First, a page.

I think it pays more than lip service. I think diversity has honestly replaced homogeneity as a virtue in the Federation value system. Now, that doesn't mean the Federation or its individual citizens always live up to it. But when you look at the sheer amount of cultural diversity inherent to the Federation from its very inception -- Humans vs. Vulcans vs. Andorians vs. Tellarites -- I don't think it's reasonable to say that diversity has not always been a Federation virtue and a Federation trait.
Again, if the Federation truly valued diversity, would it not make a constant effort to educate its populace on the values and importance of such?

Again, my concern is simply that the Federation as a society prefers to tell itself that everything is fine--because it doesn't want to have to do the hard work required for such education.

In the end, the problems of a society come from the culture. Institutional problems are merely a symptom--not the disease.

No. Imperialism is when you're out to dominate others, usually through violent conquest.

What the Federation is guilty of is a certain level of cultural imperialism. It honestly believes that its egalitarian, liberal democratic system is superior to any other system, and wants to persuade others to join it.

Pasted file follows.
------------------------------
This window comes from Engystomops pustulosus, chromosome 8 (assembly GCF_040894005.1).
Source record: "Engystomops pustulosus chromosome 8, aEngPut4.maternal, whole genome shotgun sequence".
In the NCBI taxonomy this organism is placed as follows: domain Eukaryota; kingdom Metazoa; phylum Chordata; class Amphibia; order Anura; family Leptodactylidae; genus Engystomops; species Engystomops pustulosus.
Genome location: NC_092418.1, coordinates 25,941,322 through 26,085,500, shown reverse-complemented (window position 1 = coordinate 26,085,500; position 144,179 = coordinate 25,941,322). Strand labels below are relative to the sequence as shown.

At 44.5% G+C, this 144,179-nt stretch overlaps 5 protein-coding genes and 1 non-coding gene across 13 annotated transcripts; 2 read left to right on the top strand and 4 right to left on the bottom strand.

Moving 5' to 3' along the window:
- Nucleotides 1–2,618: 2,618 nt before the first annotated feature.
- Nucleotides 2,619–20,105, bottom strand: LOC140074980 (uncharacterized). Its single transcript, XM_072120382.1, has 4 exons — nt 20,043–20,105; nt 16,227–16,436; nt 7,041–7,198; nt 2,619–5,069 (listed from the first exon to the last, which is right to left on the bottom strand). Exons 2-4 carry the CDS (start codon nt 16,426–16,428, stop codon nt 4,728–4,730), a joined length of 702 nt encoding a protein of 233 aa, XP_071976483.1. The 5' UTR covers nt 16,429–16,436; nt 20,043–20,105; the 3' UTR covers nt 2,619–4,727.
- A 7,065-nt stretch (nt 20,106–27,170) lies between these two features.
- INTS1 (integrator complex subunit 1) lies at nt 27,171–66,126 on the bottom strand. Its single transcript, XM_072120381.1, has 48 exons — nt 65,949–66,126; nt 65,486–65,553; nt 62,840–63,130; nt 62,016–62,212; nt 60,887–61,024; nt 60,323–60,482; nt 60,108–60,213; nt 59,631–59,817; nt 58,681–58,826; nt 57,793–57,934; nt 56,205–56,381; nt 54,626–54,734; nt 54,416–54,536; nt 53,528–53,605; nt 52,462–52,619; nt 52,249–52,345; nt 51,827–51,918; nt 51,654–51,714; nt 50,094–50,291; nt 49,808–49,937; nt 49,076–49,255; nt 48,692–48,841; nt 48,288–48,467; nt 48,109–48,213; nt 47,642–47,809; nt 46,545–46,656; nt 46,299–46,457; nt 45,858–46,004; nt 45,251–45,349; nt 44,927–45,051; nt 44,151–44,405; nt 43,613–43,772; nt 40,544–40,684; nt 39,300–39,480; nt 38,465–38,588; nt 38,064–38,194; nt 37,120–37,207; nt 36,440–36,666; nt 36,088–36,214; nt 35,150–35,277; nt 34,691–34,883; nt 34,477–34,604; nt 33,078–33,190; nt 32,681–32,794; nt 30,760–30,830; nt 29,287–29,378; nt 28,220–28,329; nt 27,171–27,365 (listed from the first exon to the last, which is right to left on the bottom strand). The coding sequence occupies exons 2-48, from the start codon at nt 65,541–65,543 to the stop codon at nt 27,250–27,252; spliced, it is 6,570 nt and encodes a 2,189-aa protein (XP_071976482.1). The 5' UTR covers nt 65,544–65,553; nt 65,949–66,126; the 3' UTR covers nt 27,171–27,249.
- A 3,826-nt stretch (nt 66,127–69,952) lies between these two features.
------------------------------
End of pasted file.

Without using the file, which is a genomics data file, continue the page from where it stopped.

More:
Yes...which was my point about imperialism. Apologies for not putting "cultural" in front of the term....

But that is the key difference: The Federation wants to persuade other cultures to join it. It does not want to coerce them. And if another culture says no, the Federation will accept that.
And I'm not against that. I'm simply pointing out the contradiction in putting "diversity" on such a high pedestal--and then saying that one's own way is superior.

In other words...for all the talk about promotion of "diversity", it is decidedly intolerant about value systems that disagree with its own.
Well, yes and no.

You'll notice I did not list "tolerance" among the Federation's virtues. That's intentional. Frankly, I view the idea that "tolerance" is a virtue as being at best a misnomer. It's a meaningless statement. Everyone is tolerant of something. Saying that you're tolerant doesn't mean a damn thing.